East of the Old City & Riverside
Beyond Pratu Tha Phae is Chiang Mai's traditional commercial quarter, with sprawling bazaars and old-fashioned shophouses running down to the riverbank.
Before the construction of the roads and railways, Mae Ping was the main route of transit for goods coming into Chiang Mai. The markets along the riverbank are where the Lanna kingdom came to trade with the rest of Thailand, and via the Silk Route, with the rest of Asia. The river was used to transport everything from fruit and vegetables to the giant trunks of teak trees, but trade on the river slowly died after the arrival of the railways in 1922.
Mae Ping still traces a lazy passage through the middle of Chiang Mai, but few vessels ply its waters today, with the exception of tour boats, which provide an excellent vantage point from which to view the city. The longest-established operator is Scorpion Tailed River Cruise, which runs river tours in covered long-tailed boats from a pier by Wat Srikhong (just north of the Nakhon Ping bridge). Tours pass through peaceful countryside en route to a country farm, where passengers get a snack of mango and sticky rice. Mae Ping River Cruise offers similar trips starting from Wat Chaimongkhon, south of the centre on Th Charoen Prathet, as well as longer cruises to Wiang Kum Kam.
If you don't mind paddling yourself, Chiang Mai Mountain Biking & Kayaking offers guided kayak tours along Mae Ping, visiting forested stretches north of the city.
Teak-Era Chiang Mai
Chiang Mai was never colonised by European powers, but the city has many of the hallmarks of European influence, dating back to the time when teak concessionaires from Britain and the US built fortunes on the timber being hauled from the surrounding forests.
One of the most striking colonial relics is the weatherboard First Church, just south of Nawarat Bridge on the east bank, founded by the Laos Mission from North Carolina in 1868. Just south of here, the Iron Bridge was built as a homage to the demolished Nawarat Bridge, whose steel beams were fabricated by engineers from Cleveland in England. Local folklore states that the famous memorial bridge in Pai is not a WWII relic but a 1970s fake, built using reclaimed beams from Chiang Mai's Nawarat Bridge.
If you head in the other direction along the west bank, you'll pass the colonial-style former Main Post Office, which now houses a small philatelic museum. Similar Thai-Colonial administrative buildings spread out around the junction of Th Ratwithi and Th Phra Pokklao in the old city, where the former Provincial Hall, now the Chiang Mai City Arts & Cultural Centre, and Provincial Courthouse, now the Lanna Folklife Museum, show the clear influence of the British 'gentlemen foresters' who controlled 60% of Chiang Mai's teak industry in the 19th and 20th centuries.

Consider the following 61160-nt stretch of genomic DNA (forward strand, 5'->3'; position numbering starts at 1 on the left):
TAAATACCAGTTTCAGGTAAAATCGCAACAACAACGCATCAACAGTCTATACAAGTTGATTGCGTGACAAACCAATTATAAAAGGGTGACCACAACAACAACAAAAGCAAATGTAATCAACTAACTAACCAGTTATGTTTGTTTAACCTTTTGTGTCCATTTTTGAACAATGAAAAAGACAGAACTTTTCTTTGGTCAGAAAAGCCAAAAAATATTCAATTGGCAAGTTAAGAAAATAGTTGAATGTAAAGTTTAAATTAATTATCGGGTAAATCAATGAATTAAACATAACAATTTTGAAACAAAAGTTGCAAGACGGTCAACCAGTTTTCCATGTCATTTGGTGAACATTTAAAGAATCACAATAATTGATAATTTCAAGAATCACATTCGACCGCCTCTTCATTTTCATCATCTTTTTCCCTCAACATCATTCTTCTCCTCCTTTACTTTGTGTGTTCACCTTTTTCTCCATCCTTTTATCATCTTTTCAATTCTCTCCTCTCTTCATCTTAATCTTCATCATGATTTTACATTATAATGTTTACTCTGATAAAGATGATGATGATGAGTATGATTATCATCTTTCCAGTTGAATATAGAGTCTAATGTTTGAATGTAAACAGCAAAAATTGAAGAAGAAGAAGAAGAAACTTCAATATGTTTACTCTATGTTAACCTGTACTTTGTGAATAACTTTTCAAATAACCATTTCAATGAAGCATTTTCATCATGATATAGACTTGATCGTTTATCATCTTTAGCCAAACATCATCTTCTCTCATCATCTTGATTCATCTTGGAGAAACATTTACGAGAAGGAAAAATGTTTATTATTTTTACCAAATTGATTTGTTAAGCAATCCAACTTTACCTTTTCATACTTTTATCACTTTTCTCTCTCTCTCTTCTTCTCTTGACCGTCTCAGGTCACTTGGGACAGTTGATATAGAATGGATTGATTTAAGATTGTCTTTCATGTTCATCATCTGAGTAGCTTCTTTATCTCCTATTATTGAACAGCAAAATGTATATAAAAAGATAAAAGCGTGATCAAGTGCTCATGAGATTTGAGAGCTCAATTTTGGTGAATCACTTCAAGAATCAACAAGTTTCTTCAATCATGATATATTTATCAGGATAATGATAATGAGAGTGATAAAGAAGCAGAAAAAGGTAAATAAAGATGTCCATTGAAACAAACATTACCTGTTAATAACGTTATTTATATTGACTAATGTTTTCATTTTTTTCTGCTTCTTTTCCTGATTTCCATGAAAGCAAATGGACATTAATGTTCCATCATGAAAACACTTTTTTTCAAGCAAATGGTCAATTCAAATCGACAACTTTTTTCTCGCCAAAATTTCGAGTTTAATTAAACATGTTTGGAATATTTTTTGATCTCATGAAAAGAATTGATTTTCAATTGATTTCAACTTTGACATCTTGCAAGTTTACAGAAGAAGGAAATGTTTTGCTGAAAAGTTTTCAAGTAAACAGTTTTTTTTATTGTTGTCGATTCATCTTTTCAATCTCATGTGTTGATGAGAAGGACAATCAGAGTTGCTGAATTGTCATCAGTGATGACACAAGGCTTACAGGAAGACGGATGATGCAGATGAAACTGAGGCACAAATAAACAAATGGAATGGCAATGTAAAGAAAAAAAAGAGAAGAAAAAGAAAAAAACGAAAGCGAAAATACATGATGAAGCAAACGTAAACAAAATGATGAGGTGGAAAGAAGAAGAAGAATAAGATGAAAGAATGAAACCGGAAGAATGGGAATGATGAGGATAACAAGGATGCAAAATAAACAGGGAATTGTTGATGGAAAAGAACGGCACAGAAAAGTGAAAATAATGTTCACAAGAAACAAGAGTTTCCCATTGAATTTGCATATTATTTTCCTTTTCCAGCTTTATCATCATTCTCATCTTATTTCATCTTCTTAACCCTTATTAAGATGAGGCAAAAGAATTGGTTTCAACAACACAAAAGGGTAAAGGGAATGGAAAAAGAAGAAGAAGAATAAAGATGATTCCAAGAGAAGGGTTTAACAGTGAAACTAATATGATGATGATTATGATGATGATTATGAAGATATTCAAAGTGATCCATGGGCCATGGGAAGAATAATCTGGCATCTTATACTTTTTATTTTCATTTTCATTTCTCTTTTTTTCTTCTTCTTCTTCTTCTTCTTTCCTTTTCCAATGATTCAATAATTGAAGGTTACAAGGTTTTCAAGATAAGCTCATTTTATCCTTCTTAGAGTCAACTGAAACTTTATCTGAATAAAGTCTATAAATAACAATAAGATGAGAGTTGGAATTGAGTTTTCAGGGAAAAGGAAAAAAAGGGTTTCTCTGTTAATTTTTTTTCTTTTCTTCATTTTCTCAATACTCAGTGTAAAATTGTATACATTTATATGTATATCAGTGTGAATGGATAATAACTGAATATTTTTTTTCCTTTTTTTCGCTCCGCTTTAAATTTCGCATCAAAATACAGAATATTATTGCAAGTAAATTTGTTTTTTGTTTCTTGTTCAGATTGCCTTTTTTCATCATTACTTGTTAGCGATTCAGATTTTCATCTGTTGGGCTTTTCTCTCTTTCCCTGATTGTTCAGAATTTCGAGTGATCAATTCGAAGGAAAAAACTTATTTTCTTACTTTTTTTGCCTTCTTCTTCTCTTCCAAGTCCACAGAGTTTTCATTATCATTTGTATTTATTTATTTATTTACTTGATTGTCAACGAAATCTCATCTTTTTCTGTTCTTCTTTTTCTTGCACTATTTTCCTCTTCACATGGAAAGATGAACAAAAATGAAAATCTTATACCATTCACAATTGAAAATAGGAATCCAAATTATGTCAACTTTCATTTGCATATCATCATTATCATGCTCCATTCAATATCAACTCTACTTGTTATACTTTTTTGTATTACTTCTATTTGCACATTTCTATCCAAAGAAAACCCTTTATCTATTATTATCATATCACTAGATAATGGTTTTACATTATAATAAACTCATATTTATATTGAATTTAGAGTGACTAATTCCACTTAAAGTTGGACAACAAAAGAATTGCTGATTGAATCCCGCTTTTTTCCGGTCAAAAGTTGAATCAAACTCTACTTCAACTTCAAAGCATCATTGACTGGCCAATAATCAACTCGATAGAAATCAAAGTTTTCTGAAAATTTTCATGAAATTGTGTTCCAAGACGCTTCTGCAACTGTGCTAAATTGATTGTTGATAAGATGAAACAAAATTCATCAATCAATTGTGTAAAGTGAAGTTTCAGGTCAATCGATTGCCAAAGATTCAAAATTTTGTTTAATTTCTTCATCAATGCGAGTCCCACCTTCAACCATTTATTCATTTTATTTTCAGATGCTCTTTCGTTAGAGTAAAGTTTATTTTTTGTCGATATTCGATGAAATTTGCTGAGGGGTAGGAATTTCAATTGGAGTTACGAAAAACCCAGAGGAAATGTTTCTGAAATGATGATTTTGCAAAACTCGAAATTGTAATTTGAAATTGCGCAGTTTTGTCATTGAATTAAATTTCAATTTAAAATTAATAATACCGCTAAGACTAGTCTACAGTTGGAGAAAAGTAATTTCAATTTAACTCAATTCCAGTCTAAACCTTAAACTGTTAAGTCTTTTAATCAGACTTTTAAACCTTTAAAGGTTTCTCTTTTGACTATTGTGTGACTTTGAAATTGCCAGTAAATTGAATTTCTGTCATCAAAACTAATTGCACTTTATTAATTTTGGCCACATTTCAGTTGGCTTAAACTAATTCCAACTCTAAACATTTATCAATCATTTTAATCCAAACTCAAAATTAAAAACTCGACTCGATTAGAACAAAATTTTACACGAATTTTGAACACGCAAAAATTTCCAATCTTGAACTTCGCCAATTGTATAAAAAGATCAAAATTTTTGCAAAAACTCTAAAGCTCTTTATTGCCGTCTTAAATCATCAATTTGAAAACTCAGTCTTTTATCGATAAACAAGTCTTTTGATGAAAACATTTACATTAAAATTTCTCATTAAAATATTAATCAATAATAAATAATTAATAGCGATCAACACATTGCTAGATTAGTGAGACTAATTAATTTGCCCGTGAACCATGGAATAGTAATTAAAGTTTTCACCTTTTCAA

Many of the teak concessionaires' mansions have fallen into disrepair, but the colonial style of architecture was adopted by the Lanna royal family. One of the most impressive surviving teak-era mansions is the Lanna Architecture Center, formerly owned by prince Jao Maha In, built between 1889 and 1893; it displays some interesting models showing the changing face of Lanna architecture through the centuries. The former British Consulate, now the Service 1921 restaurant at the Anantara Resort, the central building at 137 Pillars, and the Dara Pirom Palace in Mae Rim are also fine examples of this hybrid style.
North of the Old City
From Pratu Chang Pheuak (White Elephant Gate), it's a short walk north to the Elephant Monument, whose twin elephant statues in stucco pavilions are said to have been erected by King Chao Kavila in 1800.
The life story of Princess Dara Rasmee (1873–1933) is rich with political intrigue, surprise twists and even a happily ever after. The daughter of the last Lanna king, Phra Chao Inthawichayanon, Dara Rasmee was born in Chiang Mai, but her father dispatched her to the royal palace in Bangkok at the age of 13 to cement ties between the two dynasties. Adopted into the royal household, the princess was taken as a consort by King Chulalongkorn at the age of 14. The engagement united the two royal houses, providing a warning shot to the British Empire, which was increasing its power in the teak-rich north of the country.
Dara Rasmee was famously beautiful, and she became one of the king's favourite consorts (he had more than 100). Unlike other female residents in the royal compound, the princess continued to follow Lanna traditions, wearing her hair in a bun, dressing in northern costume, and speaking the northern dialect. The princess and King Chulalongkorn had a daughter together in 1889 but the child died before her third birthday and Dara Rasmee entered a state of mourning.
Shortly before his own death in 1910, the king gave Dara Rasmee the honorific title of Phra Raj Jaya, which elevated her to the status of an official royal wife, the only royal consort to receive such an honour. The widowed princess returned to Chiang Mai in 1914 and lived out her days at Darapirom Palace, cultivating roses, promoting Lanna culture and establishing the cultivation of longans to provide income for Northern Thai farmers. Dara Rasmee died of consumption at the age of 60, but she is still greatly loved by Thais, who regard her as a bridge linking the culture and peoples of central and northern Thailand.
Freshers' Week, Thai-style